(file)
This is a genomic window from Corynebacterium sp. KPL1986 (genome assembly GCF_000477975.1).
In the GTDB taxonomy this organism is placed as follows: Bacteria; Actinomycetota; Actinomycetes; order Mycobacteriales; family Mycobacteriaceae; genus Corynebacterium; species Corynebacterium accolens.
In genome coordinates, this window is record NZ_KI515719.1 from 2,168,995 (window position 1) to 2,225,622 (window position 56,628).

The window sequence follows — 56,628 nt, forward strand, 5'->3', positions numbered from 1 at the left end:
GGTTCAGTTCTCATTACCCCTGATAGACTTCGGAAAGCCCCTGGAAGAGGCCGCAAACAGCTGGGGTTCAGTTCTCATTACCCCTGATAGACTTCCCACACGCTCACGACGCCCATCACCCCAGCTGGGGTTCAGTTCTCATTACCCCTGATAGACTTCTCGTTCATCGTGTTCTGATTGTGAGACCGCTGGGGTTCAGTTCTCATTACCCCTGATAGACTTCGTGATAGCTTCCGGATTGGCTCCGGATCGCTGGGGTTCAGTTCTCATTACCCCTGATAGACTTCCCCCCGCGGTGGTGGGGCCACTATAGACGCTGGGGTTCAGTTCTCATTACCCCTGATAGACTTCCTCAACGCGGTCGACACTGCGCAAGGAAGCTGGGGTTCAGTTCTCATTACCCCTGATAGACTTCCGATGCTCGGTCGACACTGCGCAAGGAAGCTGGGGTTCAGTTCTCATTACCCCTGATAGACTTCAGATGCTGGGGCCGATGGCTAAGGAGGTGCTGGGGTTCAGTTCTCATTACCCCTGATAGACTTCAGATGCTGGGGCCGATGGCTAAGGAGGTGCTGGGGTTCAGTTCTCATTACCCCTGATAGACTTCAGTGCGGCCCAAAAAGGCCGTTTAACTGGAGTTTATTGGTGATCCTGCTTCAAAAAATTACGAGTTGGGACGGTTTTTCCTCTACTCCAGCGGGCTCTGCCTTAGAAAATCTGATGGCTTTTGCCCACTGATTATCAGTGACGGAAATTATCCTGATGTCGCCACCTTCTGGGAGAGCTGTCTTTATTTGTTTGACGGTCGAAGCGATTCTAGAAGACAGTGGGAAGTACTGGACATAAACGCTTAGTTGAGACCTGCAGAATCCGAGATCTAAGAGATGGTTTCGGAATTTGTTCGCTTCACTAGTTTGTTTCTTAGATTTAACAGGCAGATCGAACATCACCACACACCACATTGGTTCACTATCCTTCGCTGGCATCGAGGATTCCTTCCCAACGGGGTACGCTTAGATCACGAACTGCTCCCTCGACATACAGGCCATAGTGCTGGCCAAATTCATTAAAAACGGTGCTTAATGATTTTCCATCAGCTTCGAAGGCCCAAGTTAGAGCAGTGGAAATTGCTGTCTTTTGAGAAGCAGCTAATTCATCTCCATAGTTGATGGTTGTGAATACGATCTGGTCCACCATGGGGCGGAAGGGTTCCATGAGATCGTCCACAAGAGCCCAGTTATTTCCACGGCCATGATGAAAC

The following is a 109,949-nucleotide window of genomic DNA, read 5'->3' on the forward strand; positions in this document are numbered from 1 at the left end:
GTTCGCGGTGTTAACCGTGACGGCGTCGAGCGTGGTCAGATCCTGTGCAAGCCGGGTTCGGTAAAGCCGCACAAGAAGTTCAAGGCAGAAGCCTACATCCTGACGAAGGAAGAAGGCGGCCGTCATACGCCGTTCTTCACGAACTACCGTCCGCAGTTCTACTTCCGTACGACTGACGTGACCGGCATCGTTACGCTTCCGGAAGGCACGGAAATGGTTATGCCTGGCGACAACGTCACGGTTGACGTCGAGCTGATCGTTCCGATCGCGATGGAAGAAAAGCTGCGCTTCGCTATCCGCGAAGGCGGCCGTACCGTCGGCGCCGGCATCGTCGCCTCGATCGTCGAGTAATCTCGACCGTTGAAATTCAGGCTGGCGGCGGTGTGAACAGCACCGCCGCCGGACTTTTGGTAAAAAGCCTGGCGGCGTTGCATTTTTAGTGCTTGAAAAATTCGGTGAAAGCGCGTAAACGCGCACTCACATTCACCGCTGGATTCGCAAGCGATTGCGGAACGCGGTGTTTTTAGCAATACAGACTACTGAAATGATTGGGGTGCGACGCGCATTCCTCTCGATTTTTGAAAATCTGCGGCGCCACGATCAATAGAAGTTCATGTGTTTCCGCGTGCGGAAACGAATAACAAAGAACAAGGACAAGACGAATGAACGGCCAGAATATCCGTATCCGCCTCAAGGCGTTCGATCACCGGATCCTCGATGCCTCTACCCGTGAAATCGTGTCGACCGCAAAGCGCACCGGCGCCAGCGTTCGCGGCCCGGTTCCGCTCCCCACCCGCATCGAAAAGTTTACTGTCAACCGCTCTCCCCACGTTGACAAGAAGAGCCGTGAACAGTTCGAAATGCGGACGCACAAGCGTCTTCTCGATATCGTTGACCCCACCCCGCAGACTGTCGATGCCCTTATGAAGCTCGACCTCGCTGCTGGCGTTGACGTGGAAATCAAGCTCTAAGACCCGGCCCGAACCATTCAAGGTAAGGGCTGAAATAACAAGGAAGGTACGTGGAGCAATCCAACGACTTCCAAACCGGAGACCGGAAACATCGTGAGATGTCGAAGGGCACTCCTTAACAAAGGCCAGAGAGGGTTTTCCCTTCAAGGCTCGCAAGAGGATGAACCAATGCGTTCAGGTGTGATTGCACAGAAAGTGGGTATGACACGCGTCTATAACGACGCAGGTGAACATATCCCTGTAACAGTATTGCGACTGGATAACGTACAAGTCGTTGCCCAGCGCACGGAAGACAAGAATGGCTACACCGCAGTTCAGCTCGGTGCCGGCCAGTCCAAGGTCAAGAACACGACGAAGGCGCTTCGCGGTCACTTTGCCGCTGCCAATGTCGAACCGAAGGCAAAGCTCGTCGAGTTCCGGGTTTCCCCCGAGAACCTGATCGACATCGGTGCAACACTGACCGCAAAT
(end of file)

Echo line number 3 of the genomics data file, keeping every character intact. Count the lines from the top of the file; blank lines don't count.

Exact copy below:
In genome coordinates, this window is record NZ_KI515719.1 from 2,168,995 (window position 1) to 2,225,622 (window position 56,628).